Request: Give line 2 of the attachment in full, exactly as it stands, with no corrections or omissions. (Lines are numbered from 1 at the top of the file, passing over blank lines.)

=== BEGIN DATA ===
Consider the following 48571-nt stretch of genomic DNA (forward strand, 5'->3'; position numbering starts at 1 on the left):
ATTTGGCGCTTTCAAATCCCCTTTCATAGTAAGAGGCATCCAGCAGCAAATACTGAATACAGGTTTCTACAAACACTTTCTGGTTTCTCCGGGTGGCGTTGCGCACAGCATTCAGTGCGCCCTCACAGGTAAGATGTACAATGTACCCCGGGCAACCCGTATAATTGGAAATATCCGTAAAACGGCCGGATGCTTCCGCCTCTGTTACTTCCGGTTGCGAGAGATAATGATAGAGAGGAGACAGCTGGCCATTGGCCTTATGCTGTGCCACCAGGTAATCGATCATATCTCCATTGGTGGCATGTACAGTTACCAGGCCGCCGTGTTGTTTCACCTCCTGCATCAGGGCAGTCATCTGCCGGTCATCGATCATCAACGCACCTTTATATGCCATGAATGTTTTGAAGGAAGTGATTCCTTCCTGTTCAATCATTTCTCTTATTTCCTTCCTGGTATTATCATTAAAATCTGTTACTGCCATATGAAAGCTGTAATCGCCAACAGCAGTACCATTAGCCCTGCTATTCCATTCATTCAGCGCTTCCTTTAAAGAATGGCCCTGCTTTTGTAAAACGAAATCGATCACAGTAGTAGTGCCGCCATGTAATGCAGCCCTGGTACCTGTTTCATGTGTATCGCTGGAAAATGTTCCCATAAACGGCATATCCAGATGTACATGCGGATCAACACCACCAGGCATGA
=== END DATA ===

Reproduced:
ATTTGGCGCTTTCAAATCCCCTTTCATAGTAAGAGGCATCCAGCAGCAAATACTGAATACAGGTTTCTACAAACACTTTCTGGTTTCTCCGGGTGGCGTTGCGCACAGCATTCAGTGCGCCCTCACAGGTAAGATGTACAATGTACCCCGGGCAACCCGTATAATTGGAAATATCCGTAAAACGGCCGGATGCTTCCGCCTCTGTTACTTCCGGTTGCGAGAGATAATGATAGAGAGGAGACAGCTGGCCATTGGCCTTATGCTGTGCCACCAGGTAATCGATCATATCTCCATTGGTGGCATGTACAGTTACCAGGCCGCCGTGTTGTTTCACCTCCTGCATCAGGGCAGTCATCTGCCGGTCATCGATCATCAACGCACCTTTATATGCCATGAATGTTTTGAAGGAAGTGATTCCTTCCTGTTCAATCATTTCTCTTATTTCCTTCCTGGTATTATCATTAAAATCTGTTACTGCCATATGAAAGCTGTAATCGCCAACAGCAGTACCATTAGCCCTGCTATTCCATTCATTCAGCGCTTCCTTTAAAGAATGGCCCTGCTTTTGTAAAACGAAATCGATCACAGTAGTAGTGCCGCCATGTAATGCAGCCCTGGTACCTGTTTCATGTGTATCGCTGGAAAATGTTCCCATAAACGGCATATCCAGATGTACATGCGGATCAACACCACCAGGCATGA